June 27 is PTSD Awareness Day. In the latest Brookings essay, National Book Award winner and U.S. Marine Corps veteran Phil Klay explains the challenge veterans face reintegrating into civilian life, including reconciling their actions done in combat when they return home. Similarly, in a 2015 address to Brookings, U.S. Senator John McCain (R-Ariz.) stated, “Our troops are doing everything we ask of them and we must ask ourselves, ‘Are we doing everything we can for them?’ and the answer I say with profound sadness is ‘we are not’.” One of the ways that Sen. McCain suggests the United States can improve care for its veterans is by expanding the treatment available for Post-Traumatic Stress Disorder (PTSD).
PTSD as defined by The Mayo Clinic is a mental health condition that’s triggered by either experiencing or witnessing a terrifying event. Symptoms of PTSD may include flashbacks, nightmares and severe anxiety, as well as uncontrollable thoughts about the event. The PTSD Foundation of America reports that one in three returning troops are diagnosed with serious PTSD symptoms. Veterans with PTSD are more likely to be depressed, drink heavily, use drugs, and have trouble working and maintaining relationships. According to the Group for Advancement of Psychiatry, veterans of the Vietnam War who suffered from PTSD face twice as much substance abuse, divorce, and homelessness as veterans who did not have PTSD.
How many people are affected?
The number of veterans with PTSD is disproportionately higher than the number of people suffering in the population as a whole. The PTSD Foundation of American notes that, while around 7-8 percent of all Americans are currently living with PTSD, almost 31 percent of veterans are affected. The difficult circumstances that many veterans were exposed to during their service make them more susceptible to PTSD. From 9/11 to 2012, the number of veterans diagnosed with PTSD rose to a peak of 21,017, according to a Stateline report. Since then, the number has decreased to 16,012 in 2014 (the last year for which data are available). The likelihood of having PTSD is highly linked to the position or place a veteran served in. The PTSD Foundation of America estimates 30 percent of Vietnam veterans have had PTSD over the course of their lifetimes. That’s significantly more than their estimates for those who served in Operation Desert Storm in Kuwait (12 percent), Operation Iraqi Freedom (11 percent), and Operation Enduring Freedom in Afghanistan (20 percent).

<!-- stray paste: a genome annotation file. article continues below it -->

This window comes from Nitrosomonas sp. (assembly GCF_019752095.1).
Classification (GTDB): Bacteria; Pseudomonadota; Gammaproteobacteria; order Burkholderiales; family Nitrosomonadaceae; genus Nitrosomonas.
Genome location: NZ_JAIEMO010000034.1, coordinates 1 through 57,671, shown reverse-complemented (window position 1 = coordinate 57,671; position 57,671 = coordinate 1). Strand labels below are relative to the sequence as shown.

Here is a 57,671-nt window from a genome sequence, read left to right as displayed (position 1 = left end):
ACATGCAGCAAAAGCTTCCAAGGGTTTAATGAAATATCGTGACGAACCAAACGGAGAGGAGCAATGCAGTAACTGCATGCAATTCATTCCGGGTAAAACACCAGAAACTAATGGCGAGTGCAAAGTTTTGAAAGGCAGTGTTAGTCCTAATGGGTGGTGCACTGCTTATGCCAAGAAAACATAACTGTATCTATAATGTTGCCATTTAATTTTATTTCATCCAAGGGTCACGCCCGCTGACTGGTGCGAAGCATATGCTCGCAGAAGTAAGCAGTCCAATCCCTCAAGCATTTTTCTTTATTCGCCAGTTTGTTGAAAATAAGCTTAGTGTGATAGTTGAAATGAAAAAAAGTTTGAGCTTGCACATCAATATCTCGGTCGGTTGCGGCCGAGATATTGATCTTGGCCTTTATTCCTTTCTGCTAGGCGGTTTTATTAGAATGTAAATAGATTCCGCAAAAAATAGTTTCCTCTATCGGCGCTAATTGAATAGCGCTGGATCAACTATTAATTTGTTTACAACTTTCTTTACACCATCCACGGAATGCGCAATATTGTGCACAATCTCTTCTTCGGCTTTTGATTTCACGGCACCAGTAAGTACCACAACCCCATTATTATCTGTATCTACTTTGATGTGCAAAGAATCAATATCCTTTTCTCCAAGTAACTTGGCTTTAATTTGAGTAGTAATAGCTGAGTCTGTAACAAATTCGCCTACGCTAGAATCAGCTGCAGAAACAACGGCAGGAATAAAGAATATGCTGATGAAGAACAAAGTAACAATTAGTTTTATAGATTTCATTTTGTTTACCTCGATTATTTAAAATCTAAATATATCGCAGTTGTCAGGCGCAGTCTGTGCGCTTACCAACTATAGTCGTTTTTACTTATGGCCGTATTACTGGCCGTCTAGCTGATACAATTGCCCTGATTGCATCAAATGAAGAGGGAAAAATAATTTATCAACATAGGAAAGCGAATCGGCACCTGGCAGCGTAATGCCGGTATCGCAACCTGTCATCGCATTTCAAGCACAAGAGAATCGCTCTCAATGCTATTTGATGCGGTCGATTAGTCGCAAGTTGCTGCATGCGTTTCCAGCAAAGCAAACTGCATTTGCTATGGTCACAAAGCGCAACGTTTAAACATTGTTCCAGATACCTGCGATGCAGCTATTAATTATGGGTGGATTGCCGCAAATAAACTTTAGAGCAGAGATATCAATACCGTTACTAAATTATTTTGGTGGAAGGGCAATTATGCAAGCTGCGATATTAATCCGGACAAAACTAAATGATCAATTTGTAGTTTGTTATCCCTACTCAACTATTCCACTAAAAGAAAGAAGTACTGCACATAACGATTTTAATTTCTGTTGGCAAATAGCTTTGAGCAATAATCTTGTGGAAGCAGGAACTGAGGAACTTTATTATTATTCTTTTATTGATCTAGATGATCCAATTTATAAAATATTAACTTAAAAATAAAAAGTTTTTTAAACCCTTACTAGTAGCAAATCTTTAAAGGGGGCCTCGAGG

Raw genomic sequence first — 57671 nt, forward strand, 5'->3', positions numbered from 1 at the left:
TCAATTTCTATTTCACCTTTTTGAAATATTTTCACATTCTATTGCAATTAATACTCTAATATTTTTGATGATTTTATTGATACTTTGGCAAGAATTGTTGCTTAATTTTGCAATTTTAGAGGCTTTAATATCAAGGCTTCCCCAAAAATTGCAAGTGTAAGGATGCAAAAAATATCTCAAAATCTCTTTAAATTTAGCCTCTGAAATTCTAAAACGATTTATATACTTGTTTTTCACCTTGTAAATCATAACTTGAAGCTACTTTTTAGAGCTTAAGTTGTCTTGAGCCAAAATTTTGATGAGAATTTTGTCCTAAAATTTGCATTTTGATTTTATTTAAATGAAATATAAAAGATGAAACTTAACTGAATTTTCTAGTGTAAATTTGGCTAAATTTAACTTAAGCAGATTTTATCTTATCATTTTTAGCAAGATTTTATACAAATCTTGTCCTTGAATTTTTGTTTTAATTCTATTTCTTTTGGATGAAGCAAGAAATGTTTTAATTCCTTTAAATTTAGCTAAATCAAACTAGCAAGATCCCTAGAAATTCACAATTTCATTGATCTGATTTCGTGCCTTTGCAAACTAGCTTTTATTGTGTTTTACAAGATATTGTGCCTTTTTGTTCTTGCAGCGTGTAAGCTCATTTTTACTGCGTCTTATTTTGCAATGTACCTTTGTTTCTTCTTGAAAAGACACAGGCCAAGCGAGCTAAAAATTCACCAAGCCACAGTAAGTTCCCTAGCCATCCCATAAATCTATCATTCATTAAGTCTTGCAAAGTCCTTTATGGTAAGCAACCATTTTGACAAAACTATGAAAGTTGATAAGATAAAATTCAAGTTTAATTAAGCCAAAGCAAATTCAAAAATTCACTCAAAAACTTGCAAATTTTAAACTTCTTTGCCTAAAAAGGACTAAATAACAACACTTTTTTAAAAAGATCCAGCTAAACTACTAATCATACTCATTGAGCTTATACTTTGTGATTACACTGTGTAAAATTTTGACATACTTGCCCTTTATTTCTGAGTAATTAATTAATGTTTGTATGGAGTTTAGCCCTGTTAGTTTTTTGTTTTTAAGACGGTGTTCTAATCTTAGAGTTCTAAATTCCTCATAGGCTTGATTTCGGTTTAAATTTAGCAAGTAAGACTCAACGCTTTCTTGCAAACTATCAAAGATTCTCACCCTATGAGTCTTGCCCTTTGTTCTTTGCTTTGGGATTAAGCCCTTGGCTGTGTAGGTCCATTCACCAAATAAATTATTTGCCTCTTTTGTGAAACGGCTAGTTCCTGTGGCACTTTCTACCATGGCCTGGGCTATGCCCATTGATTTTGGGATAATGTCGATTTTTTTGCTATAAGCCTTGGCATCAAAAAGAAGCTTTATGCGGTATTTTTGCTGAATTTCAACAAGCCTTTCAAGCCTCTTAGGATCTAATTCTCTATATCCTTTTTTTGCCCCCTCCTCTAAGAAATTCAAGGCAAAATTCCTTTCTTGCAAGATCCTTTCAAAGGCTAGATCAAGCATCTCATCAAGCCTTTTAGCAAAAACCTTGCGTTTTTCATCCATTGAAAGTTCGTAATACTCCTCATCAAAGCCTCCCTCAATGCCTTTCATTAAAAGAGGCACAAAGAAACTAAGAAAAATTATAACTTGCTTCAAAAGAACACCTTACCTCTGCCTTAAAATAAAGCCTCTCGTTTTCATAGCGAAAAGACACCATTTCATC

Suicide: More of a problem for veterans than civilians?
Suicide is the 10th leading cause of death in the U.S. The U.S. Veterans Administration has studied the suicide rate among veterans, concluding that those who served during the Iraq and Afghanistan wars between 2001-2007, in both deployed and non-deployed statuses, “had a significantly higher suicide risk compared to the U.S. general population.” One of these veterans is Clay Hunt, mentioned in Phil Klay’s essay. Clay was a Marine Corps veteran who, after returning his home, as Klay describes, “provided relief efforts with the veteran-led disaster response organization Team Rubicon in the wake of earthquakes in Chile and Haiti, raised money for wounded veterans, and helped lobby Congress for veterans’ benefits.” And yet, as Klay writes, Hunt “was never able to get the help he himself needed” after being diagnosed with PTSD, and took his own life in March 2011.
Read Klay’s essay, “The Citizen-Soldier: Moral risk and the modern military,” to learn more about the obligations he says veterans and civilians owe each other and themselves.